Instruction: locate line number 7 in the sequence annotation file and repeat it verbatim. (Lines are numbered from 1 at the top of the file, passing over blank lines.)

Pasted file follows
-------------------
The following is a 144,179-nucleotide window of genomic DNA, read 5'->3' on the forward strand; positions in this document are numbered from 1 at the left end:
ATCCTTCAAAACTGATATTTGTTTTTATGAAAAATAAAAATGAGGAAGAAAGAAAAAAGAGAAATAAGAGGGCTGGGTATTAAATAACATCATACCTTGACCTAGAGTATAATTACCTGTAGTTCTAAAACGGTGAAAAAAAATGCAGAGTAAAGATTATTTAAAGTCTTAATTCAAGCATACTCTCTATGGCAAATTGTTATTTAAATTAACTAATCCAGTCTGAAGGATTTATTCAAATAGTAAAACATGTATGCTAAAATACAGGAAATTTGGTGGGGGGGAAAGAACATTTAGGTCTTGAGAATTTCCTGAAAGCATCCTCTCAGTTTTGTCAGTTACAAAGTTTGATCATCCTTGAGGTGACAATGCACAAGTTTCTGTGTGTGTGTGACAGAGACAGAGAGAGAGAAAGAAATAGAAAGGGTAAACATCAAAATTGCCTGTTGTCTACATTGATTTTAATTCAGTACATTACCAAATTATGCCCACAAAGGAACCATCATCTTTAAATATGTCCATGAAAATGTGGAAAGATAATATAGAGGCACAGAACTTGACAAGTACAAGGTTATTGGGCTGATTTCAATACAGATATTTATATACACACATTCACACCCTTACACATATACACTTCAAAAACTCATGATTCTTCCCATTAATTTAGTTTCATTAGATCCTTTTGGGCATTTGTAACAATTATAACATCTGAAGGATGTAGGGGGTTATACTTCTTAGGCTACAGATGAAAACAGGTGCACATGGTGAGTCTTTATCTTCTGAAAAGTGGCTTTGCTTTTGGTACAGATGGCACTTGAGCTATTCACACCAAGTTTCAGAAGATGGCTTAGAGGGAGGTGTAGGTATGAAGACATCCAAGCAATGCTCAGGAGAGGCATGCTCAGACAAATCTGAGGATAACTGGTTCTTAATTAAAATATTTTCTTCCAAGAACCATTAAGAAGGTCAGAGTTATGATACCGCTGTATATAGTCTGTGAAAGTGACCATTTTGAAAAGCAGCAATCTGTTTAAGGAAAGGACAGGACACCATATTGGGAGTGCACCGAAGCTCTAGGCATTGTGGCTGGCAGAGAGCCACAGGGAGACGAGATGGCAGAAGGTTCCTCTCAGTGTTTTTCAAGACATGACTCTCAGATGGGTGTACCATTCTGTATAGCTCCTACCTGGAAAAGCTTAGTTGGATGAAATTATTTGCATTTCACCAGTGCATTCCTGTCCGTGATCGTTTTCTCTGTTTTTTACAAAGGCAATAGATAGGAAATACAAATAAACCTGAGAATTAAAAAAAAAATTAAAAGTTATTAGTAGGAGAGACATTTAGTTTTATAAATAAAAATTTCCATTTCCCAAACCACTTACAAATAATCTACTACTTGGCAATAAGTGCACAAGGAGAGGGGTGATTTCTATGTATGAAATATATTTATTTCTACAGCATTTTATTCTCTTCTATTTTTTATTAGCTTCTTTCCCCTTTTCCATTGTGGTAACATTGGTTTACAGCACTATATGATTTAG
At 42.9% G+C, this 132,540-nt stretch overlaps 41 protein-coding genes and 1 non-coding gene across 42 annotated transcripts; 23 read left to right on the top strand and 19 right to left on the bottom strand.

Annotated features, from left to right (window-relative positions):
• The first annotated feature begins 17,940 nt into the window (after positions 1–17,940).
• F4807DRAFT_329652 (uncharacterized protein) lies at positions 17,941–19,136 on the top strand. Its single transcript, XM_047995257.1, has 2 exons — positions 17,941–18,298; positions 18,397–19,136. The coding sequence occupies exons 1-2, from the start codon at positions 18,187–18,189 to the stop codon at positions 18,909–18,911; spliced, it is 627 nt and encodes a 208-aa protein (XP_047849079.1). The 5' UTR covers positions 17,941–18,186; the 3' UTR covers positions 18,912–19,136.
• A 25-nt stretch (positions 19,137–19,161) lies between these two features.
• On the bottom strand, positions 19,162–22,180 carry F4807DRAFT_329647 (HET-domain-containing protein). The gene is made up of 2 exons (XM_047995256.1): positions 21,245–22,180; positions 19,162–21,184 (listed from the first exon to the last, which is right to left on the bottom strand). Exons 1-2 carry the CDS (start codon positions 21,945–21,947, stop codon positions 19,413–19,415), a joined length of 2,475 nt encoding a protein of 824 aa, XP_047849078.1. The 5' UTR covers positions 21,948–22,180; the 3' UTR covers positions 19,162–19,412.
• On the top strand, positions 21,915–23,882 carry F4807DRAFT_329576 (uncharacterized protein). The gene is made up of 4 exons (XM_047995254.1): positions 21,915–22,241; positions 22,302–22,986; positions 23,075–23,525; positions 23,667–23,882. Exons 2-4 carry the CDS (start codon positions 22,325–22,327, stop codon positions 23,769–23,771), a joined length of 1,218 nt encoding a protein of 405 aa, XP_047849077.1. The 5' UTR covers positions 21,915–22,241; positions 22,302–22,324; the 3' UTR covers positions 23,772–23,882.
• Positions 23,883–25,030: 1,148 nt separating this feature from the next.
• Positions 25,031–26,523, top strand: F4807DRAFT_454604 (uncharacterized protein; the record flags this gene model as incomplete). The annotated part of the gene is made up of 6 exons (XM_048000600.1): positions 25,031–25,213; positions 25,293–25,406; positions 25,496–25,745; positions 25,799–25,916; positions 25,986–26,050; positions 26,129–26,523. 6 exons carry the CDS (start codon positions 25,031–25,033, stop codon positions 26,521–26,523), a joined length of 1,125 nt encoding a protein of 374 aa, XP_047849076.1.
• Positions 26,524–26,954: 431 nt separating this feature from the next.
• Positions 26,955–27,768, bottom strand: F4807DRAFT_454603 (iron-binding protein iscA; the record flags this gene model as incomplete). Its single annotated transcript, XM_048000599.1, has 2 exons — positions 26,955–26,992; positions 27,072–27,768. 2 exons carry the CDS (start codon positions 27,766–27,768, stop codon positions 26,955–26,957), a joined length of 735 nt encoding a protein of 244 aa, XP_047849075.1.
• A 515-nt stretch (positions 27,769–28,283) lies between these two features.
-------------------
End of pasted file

• A 25-nt stretch (positions 19,137–19,161) lies between these two features.